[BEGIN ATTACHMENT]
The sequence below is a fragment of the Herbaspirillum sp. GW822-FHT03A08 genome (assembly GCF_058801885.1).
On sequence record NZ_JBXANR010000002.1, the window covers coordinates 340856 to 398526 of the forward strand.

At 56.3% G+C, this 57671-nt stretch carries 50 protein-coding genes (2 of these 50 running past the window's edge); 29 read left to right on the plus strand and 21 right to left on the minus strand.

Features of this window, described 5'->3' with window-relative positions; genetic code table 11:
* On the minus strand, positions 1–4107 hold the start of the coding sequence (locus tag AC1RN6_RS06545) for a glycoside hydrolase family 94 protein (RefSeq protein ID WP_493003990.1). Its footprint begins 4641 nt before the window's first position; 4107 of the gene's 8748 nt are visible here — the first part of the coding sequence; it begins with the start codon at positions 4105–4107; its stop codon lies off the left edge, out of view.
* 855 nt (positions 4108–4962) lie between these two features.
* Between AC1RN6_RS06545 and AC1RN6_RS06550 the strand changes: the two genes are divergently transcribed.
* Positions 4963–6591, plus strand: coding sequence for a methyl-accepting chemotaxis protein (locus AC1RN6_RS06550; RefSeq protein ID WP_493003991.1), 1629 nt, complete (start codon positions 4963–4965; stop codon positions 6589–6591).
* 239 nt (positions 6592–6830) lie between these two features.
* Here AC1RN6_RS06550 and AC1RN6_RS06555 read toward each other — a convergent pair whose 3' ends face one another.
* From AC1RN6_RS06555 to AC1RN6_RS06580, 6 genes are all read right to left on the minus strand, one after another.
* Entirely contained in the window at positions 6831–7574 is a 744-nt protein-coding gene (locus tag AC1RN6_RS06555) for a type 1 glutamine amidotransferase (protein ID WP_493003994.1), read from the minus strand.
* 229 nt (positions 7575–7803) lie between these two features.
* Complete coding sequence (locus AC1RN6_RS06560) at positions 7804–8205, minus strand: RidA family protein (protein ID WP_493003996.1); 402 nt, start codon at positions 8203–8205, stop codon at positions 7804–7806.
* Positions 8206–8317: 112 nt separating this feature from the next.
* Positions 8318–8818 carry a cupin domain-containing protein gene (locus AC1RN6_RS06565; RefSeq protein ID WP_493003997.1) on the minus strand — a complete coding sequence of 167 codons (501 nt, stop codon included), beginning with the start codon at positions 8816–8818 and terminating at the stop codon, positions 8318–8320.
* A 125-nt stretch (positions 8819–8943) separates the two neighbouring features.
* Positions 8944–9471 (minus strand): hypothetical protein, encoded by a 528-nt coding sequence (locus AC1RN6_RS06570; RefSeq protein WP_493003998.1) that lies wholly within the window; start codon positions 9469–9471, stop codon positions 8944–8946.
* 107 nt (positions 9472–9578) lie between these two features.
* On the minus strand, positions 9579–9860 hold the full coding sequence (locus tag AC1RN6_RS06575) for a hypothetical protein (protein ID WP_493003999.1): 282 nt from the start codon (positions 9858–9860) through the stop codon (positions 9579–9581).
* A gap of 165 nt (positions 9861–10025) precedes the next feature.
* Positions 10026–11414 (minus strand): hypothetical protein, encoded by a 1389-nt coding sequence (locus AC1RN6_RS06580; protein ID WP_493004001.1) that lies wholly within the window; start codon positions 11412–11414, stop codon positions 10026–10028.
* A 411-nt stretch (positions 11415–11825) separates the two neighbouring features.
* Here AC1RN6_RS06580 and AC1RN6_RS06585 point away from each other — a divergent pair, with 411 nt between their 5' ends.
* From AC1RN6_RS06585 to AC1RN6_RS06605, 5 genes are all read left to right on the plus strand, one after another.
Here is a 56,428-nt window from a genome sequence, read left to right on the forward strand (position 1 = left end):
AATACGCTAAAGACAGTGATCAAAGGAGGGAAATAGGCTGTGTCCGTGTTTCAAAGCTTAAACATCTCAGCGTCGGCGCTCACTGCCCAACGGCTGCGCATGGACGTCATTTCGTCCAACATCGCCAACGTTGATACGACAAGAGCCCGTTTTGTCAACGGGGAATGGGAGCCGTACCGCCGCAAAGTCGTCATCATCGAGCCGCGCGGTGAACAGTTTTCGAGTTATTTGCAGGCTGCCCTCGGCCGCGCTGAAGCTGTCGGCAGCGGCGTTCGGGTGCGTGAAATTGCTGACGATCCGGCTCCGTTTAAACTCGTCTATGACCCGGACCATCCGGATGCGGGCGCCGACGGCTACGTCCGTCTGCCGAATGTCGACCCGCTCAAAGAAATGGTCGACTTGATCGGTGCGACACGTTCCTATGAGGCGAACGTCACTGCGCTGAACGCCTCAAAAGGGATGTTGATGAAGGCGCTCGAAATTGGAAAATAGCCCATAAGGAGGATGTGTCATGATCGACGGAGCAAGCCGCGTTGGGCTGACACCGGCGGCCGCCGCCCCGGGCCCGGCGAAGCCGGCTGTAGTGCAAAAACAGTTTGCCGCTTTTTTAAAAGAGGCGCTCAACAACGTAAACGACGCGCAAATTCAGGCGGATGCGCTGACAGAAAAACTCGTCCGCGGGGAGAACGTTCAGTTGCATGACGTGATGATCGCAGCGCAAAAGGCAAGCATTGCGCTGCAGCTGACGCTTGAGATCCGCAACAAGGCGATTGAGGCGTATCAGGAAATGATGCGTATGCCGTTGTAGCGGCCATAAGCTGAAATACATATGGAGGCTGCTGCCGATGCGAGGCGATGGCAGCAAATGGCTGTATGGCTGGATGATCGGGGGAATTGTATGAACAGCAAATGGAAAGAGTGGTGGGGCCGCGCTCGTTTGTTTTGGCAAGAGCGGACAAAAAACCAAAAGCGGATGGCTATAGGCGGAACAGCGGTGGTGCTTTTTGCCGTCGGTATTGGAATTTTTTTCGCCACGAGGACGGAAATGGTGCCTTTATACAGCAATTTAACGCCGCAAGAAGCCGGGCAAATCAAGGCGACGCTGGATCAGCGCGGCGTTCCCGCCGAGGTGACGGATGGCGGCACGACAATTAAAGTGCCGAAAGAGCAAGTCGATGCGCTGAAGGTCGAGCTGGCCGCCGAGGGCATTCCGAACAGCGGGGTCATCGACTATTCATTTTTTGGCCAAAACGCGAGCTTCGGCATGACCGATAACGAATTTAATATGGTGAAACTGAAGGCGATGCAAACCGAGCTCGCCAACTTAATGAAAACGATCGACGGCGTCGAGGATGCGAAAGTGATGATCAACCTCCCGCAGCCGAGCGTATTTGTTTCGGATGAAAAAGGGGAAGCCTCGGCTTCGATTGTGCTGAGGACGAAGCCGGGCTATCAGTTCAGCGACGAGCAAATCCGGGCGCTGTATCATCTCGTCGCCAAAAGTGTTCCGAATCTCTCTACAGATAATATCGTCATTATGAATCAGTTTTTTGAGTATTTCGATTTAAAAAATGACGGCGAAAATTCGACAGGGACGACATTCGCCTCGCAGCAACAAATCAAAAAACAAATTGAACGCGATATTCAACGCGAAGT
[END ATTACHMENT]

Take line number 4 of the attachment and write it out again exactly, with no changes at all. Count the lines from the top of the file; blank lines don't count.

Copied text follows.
Features of this window, described 5'->3' with window-relative positions; genetic code table 11: